DayZ Has Been Refused Classification

DayZ Has Been Refused Classification
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The upcoming physical release of DayZ, the ArmA 2 mod that became a juggernaut of its own and a key factor in the battle royale genre, has been refused classification by Australian censors.

The RC rating doesn’t affect the game’s availability locally in practice, given that DayZ is still available for sale through Steam and VPNs. But what’s interesting here is that the decision seems deliberate: rather than being refused a rating through the automated IARC process, the Classification Board directly knocked back an application from local distributor Five Star Games (which also handles the local distribution for Atlus and SEGA).

Games 1(a) was the official citation for the ban, the clause that prevents games which “depict, express or otherwise deal with matters of sex, drug misuse or addiction, crime, cruelty, violence or revolting or abhorrent phenomena in such a way that they offend against the standards of morality, decency and propriety” from being sold in Australia. Sex isn’t something you see a lot of in DayZ, or the ArmA engine, so the most likely outcome is that the RC rating relates to in-game drug use.

Fallout 3 was banned briefly for a similar reason: censors took issue over the use of morphine, which was perceived as a reward under the strict language that the classification code is written. The game was allowed to sell on retail shelves after a modified version was resubmitted with altered references.

We’ll chase up the Classification Board today and get more clarity on the ban. For now, you can still buy the game through Steam or the Bohemia Interactive Humble Bundle. It’s also still available on the PlayStation Store, and Xbox Live, although the Xbox version has an MA15+ classification.


  • Christ sakes. You ever feel like you’re being treated like a child by people you’ve never even met before?

  • Actually being RC does have an impact on availability via Steam. Valkyrie Drive was released on steam with availability in the AU region but got pulled due to its RC status in Australia. So if you’re actually interested in it then grab it before it’s gone for good (or you need to do VPN shenanigans)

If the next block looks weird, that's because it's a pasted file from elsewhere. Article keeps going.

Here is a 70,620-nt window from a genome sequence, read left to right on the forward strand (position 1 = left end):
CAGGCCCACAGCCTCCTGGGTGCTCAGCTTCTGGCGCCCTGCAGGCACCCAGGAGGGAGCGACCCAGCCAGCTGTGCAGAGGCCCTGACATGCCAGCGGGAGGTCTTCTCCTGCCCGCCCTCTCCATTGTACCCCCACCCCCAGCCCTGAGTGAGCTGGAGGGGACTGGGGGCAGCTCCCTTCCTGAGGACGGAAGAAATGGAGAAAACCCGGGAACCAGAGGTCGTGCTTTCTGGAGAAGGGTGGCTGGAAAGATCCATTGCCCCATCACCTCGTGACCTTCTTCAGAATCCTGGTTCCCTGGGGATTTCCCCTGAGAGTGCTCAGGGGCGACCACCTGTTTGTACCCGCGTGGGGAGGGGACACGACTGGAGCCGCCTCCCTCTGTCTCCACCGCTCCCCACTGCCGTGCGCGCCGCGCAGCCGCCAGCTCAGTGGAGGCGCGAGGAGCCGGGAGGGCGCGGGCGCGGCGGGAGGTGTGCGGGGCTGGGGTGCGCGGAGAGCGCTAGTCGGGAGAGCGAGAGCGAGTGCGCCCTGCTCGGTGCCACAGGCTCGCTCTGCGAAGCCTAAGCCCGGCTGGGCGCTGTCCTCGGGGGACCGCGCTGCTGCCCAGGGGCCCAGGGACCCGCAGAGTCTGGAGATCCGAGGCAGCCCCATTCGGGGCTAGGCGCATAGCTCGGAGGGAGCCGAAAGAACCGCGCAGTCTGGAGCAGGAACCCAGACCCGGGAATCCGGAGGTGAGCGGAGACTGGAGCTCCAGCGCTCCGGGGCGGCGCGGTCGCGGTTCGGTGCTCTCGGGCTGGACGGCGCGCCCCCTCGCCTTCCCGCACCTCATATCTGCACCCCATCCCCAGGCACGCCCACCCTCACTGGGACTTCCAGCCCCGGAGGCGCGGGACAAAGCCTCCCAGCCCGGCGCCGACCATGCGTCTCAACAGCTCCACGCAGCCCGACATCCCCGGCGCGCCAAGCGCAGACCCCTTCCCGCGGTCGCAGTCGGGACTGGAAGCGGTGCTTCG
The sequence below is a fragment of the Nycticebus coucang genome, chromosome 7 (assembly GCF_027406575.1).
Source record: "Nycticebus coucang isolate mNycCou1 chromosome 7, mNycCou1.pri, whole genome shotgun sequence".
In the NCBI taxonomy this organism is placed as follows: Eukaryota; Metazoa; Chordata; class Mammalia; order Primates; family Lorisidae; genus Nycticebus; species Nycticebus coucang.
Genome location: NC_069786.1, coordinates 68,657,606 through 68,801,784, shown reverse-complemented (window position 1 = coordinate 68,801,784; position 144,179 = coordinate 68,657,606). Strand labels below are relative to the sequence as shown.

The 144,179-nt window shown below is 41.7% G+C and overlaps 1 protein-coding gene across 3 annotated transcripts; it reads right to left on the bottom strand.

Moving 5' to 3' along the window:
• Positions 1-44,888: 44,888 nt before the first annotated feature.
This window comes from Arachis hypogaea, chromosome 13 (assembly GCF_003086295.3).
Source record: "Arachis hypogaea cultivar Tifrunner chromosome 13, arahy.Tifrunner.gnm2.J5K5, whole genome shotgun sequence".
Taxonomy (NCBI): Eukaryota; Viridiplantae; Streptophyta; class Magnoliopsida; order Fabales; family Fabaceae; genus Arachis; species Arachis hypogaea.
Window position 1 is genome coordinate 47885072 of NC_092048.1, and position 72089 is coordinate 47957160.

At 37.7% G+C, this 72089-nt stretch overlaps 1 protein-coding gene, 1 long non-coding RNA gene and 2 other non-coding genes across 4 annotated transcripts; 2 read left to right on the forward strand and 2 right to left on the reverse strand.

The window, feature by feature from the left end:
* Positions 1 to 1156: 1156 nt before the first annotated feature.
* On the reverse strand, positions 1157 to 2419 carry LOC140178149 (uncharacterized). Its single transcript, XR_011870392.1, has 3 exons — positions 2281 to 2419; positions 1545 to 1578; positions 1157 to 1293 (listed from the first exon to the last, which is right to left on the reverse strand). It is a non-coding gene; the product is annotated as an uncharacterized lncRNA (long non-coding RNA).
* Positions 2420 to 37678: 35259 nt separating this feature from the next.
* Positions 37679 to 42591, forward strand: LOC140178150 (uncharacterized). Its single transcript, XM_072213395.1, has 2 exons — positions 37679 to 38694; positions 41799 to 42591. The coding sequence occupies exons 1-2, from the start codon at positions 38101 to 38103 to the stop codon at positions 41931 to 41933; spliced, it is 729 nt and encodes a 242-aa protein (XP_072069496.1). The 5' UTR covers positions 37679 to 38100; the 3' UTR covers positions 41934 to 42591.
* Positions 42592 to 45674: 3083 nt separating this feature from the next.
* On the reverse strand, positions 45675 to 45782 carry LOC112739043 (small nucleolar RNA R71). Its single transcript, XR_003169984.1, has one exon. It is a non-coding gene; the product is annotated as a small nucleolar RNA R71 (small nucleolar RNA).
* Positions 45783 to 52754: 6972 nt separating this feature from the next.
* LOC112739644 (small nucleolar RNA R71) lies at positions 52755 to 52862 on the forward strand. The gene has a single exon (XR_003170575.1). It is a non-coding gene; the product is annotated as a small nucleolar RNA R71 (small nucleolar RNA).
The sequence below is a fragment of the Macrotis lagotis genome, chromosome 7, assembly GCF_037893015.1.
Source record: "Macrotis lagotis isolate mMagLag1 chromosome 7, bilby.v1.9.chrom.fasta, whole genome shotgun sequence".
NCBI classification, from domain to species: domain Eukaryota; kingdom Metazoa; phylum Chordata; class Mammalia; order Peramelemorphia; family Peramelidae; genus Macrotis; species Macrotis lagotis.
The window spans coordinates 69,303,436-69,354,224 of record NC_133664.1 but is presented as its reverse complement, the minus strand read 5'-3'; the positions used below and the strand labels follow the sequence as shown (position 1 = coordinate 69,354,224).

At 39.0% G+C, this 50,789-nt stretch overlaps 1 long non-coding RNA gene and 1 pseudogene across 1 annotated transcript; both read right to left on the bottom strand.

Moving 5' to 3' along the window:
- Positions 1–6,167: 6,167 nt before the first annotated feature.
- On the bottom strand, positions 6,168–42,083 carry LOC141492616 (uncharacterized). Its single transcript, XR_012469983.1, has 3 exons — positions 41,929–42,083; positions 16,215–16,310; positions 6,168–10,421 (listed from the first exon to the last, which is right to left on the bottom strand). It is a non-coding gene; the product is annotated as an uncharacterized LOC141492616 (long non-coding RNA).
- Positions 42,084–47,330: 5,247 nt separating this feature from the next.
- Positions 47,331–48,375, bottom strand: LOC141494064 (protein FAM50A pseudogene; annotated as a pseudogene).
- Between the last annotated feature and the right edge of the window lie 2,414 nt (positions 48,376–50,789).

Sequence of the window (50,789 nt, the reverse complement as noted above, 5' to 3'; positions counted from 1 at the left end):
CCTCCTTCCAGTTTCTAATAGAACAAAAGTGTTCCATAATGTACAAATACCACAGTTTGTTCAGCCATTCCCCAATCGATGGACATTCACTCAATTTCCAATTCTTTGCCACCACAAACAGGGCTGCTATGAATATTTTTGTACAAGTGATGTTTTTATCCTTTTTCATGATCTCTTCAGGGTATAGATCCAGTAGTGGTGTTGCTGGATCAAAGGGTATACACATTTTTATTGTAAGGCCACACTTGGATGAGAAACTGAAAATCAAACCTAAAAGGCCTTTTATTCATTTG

• Yeah, it will disappear. For anyone interested it’s currently in a Bohemia Interactive Humble Bundle at the moment for about AU$45 which is cheaper than the Steam store, plus you get a bunch of other titles like Arma 3 with it.

  • My Partner & I both have it on our PS4’s… unsure how this will effect us, will we still have access? Can I request a refund?

    Also, why was it available for (almost) 2 months prior to classification?

    • If you’ve already bought it then I think you’d keep access to it. My understanding is that RC means that you can’t sell / rent / exhibit it etc. Doesn’t mean that you can’t own it.

      Of course if it’s removed from sale then it might be hard to find other people to play against, depending on how many they sold before it got pulled.

      • The exceptions are WA and NT, you can’t own RC titles there legally. Hence why I will never be moving with my steam library to WA because I have several titles that were RC.

        • That got me thinking: a Steam library doesn’t exist in a single location like a physical collection, so how does that factor into the law? If it’s illegal to own or possess an RC title in WA, then at what point are you breaking the law? Is it if you enter WA as a person (your ownership of the title existing in the cloud)? Or is it if you have your computer with you? Or only if you access the title while in WA? Do you have to have a WA address to be beholden to that law? Maybe I’m making this more complicated than it actually is, but ownership of an intangible item confuses me in this context.

          • The laws are behind as always, my feeling has been if it’s on the machine in the state then technically you’re breaking the law. But I can’t say I’m aware of case law on this to date.

          • Yeah that would make the most sense to me, i.e. there is a copy of the restricted media on a physical HDD which is in your possession. Possession in a cloud sense or in a license sense is a bit nebulous.

  • The bigger problem here is how broad and easy to manipulate this “Games 1(a)” reason is. Reading it at face value gives an understanding that the ACB can ban a game for any reason that anyone on the board can deem “morally objective”. So as usual, it comes down to a bunch of older people with no understanding or context basing things on their personal feelings and ideals.

    • Guessing it’s because of the context around the drug use. If the drug use has a positive effect that’s a no-go under the guidelines, but if it has a negative effect it’s generally allowed. In GTA V if you smoked weed for example, it reduces the character’s balance, impedes his driving etc, so that’s allowed under the current guidelines.

  • Seems like there’s a fair chance this’ll just be another one of those games that goes straight through to MA once it’s resubmitted and assessed by real people

  • ‘…games which “depict, express or otherwise deal with matters of sex, drug misuse or addiction, crime, cruelty, violence or revolting or abhorrent phenomena in such a way that they offend against the standards of morality, decency and propriety”…’

    Isn’t that the one they play in Parliament House every day though?

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